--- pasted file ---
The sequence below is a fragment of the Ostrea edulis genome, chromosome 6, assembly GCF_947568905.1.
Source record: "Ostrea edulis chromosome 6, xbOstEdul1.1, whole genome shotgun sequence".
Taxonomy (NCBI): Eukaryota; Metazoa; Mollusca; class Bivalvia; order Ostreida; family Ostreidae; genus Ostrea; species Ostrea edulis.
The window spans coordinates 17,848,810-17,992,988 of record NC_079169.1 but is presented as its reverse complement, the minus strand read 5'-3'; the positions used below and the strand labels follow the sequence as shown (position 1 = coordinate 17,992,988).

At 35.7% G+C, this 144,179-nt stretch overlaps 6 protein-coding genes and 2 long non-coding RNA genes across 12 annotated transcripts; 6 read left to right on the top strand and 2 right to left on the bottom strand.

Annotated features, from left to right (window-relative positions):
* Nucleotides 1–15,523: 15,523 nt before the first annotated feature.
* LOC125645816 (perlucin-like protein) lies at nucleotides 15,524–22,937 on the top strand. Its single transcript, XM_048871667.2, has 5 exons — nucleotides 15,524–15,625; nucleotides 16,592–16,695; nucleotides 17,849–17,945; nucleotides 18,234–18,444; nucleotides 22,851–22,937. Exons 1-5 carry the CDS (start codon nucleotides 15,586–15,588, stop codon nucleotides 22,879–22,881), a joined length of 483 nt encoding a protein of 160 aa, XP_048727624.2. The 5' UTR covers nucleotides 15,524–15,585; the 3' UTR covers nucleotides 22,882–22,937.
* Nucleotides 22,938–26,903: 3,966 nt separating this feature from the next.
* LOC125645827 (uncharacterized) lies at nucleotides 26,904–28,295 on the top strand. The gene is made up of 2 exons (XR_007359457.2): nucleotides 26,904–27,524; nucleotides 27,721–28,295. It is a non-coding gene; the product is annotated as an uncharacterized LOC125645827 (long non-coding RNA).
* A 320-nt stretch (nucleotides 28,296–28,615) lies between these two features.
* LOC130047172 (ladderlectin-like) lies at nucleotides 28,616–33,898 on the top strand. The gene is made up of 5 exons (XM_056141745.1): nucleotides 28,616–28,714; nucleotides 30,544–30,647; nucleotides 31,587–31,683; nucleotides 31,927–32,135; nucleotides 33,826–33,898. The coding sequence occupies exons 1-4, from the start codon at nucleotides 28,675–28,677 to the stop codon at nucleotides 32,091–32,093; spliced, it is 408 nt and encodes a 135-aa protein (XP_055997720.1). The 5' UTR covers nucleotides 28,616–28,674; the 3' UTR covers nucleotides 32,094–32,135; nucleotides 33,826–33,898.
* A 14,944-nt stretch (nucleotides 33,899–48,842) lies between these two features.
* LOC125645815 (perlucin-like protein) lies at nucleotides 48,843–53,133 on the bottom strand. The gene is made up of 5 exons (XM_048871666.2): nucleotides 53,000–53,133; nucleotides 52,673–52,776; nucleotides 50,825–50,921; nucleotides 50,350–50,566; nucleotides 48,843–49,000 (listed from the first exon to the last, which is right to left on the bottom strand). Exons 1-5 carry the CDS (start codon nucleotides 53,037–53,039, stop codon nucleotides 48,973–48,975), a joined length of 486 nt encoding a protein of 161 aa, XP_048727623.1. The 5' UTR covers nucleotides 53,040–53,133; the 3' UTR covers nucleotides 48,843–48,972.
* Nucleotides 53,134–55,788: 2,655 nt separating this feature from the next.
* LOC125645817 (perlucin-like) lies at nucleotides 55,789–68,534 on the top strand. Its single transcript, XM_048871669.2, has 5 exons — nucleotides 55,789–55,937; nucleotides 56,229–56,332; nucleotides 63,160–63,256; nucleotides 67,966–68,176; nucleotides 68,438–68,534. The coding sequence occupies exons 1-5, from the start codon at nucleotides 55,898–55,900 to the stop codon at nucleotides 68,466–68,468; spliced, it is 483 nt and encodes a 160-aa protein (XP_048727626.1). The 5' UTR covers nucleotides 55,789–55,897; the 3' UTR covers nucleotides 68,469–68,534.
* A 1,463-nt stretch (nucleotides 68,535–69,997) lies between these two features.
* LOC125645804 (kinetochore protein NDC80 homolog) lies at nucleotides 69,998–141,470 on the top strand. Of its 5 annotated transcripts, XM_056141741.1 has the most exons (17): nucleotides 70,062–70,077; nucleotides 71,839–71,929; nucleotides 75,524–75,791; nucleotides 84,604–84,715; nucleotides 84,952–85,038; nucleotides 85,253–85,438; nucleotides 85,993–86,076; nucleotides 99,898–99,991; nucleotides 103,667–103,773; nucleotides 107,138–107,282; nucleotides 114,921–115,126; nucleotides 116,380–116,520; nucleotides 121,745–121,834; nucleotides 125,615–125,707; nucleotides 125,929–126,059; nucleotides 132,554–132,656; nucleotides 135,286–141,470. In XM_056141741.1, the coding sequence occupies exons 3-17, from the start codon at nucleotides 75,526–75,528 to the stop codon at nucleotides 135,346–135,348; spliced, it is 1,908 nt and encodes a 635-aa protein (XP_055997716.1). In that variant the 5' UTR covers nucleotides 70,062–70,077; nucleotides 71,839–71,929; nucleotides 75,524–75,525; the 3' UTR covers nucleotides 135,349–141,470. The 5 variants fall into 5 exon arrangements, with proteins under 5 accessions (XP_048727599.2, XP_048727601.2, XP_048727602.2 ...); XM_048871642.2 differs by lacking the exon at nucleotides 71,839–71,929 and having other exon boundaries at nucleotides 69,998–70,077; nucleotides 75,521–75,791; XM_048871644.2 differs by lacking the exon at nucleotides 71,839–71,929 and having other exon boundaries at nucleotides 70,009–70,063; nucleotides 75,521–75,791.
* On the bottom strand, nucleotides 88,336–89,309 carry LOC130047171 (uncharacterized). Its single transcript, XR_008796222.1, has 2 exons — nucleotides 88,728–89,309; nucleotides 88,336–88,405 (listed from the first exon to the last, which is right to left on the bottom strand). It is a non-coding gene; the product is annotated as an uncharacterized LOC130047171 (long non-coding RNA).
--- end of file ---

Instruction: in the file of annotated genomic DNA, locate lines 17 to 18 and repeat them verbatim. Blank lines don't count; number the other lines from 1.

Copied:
* A 1,463-nt stretch (nucleotides 68,535–69,997) lies between these two features.
* LOC125645804 (kinetochore protein NDC80 homolog) lies at nucleotides 69,998–141,470 on the top strand. Of its 5 annotated transcripts, XM_056141741.1 has the most exons (17): nucleotides 70,062–70,077; nucleotides 71,839–71,929; nucleotides 75,524–75,791; nucleotides 84,604–84,715; nucleotides 84,952–85,038; nucleotides 85,253–85,438; nucleotides 85,993–86,076; nucleotides 99,898–99,991; nucleotides 103,667–103,773; nucleotides 107,138–107,282; nucleotides 114,921–115,126; nucleotides 116,380–116,520; nucleotides 121,745–121,834; nucleotides 125,615–125,707; nucleotides 125,929–126,059; nucleotides 132,554–132,656; nucleotides 135,286–141,470. In XM_056141741.1, the coding sequence occupies exons 3-17, from the start codon at nucleotides 75,526–75,528 to the stop codon at nucleotides 135,346–135,348; spliced, it is 1,908 nt and encodes a 635-aa protein (XP_055997716.1). In that variant the 5' UTR covers nucleotides 70,062–70,077; nucleotides 71,839–71,929; nucleotides 75,524–75,525; the 3' UTR covers nucleotides 135,349–141,470. The 5 variants fall into 5 exon arrangements, with proteins under 5 accessions (XP_048727599.2, XP_048727601.2, XP_048727602.2 ...); XM_048871642.2 differs by lacking the exon at nucleotides 71,839–71,929 and having other exon boundaries at nucleotides 69,998–70,077; nucleotides 75,521–75,791; XM_048871644.2 differs by lacking the exon at nucleotides 71,839–71,929 and having other exon boundaries at nucleotides 70,009–70,063; nucleotides 75,521–75,791.